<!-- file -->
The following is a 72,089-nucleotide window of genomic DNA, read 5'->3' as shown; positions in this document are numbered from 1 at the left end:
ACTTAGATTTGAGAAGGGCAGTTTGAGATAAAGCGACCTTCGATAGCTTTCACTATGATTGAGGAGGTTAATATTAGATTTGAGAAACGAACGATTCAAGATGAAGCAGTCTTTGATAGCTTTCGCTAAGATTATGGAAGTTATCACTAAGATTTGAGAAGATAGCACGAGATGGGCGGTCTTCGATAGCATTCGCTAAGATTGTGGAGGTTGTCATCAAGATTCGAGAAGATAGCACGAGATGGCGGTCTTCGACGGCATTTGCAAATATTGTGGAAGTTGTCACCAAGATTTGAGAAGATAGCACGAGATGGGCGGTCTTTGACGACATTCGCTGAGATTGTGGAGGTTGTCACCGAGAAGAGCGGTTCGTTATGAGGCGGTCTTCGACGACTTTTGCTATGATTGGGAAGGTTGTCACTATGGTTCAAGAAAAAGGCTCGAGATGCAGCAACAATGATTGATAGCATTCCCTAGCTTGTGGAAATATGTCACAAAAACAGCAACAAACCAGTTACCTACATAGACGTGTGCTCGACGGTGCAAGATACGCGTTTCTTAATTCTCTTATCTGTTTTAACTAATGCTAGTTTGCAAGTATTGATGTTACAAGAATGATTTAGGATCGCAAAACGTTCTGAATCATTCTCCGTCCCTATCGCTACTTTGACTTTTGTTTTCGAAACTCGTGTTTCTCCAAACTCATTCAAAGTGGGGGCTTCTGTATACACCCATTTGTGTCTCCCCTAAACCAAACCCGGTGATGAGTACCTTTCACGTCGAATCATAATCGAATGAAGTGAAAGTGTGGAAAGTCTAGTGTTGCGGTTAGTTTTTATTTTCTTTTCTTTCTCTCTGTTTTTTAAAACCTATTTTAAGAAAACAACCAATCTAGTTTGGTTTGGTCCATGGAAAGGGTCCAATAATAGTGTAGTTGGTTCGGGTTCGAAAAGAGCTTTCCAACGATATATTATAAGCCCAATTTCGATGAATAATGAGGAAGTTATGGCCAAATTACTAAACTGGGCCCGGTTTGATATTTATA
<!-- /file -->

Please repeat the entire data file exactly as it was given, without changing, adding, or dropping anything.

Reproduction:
The following is a 72,089-nucleotide window of genomic DNA, read 5'->3' as shown; positions in this document are numbered from 1 at the left end:
ACTTAGATTTGAGAAGGGCAGTTTGAGATAAAGCGACCTTCGATAGCTTTCACTATGATTGAGGAGGTTAATATTAGATTTGAGAAACGAACGATTCAAGATGAAGCAGTCTTTGATAGCTTTCGCTAAGATTATGGAAGTTATCACTAAGATTTGAGAAGATAGCACGAGATGGGCGGTCTTCGATAGCATTCGCTAAGATTGTGGAGGTTGTCATCAAGATTCGAGAAGATAGCACGAGATGGCGGTCTTCGACGGCATTTGCAAATATTGTGGAAGTTGTCACCAAGATTTGAGAAGATAGCACGAGATGGGCGGTCTTTGACGACATTCGCTGAGATTGTGGAGGTTGTCACCGAGAAGAGCGGTTCGTTATGAGGCGGTCTTCGACGACTTTTGCTATGATTGGGAAGGTTGTCACTATGGTTCAAGAAAAAGGCTCGAGATGCAGCAACAATGATTGATAGCATTCCCTAGCTTGTGGAAATATGTCACAAAAACAGCAACAAACCAGTTACCTACATAGACGTGTGCTCGACGGTGCAAGATACGCGTTTCTTAATTCTCTTATCTGTTTTAACTAATGCTAGTTTGCAAGTATTGATGTTACAAGAATGATTTAGGATCGCAAAACGTTCTGAATCATTCTCCGTCCCTATCGCTACTTTGACTTTTGTTTTCGAAACTCGTGTTTCTCCAAACTCATTCAAAGTGGGGGCTTCTGTATACACCCATTTGTGTCTCCCCTAAACCAAACCCGGTGATGAGTACCTTTCACGTCGAATCATAATCGAATGAAGTGAAAGTGTGGAAAGTCTAGTGTTGCGGTTAGTTTTTATTTTCTTTTCTTTCTCTCTGTTTTTTAAAACCTATTTTAAGAAAACAACCAATCTAGTTTGGTTTGGTCCATGGAAAGGGTCCAATAATAGTGTAGTTGGTTCGGGTTCGAAAAGAGCTTTCCAACGATATATTATAAGCCCAATTTCGATGAATAATGAGGAAGTTATGGCCAAATTACTAAACTGGGCCCGGTTTGATATTTATA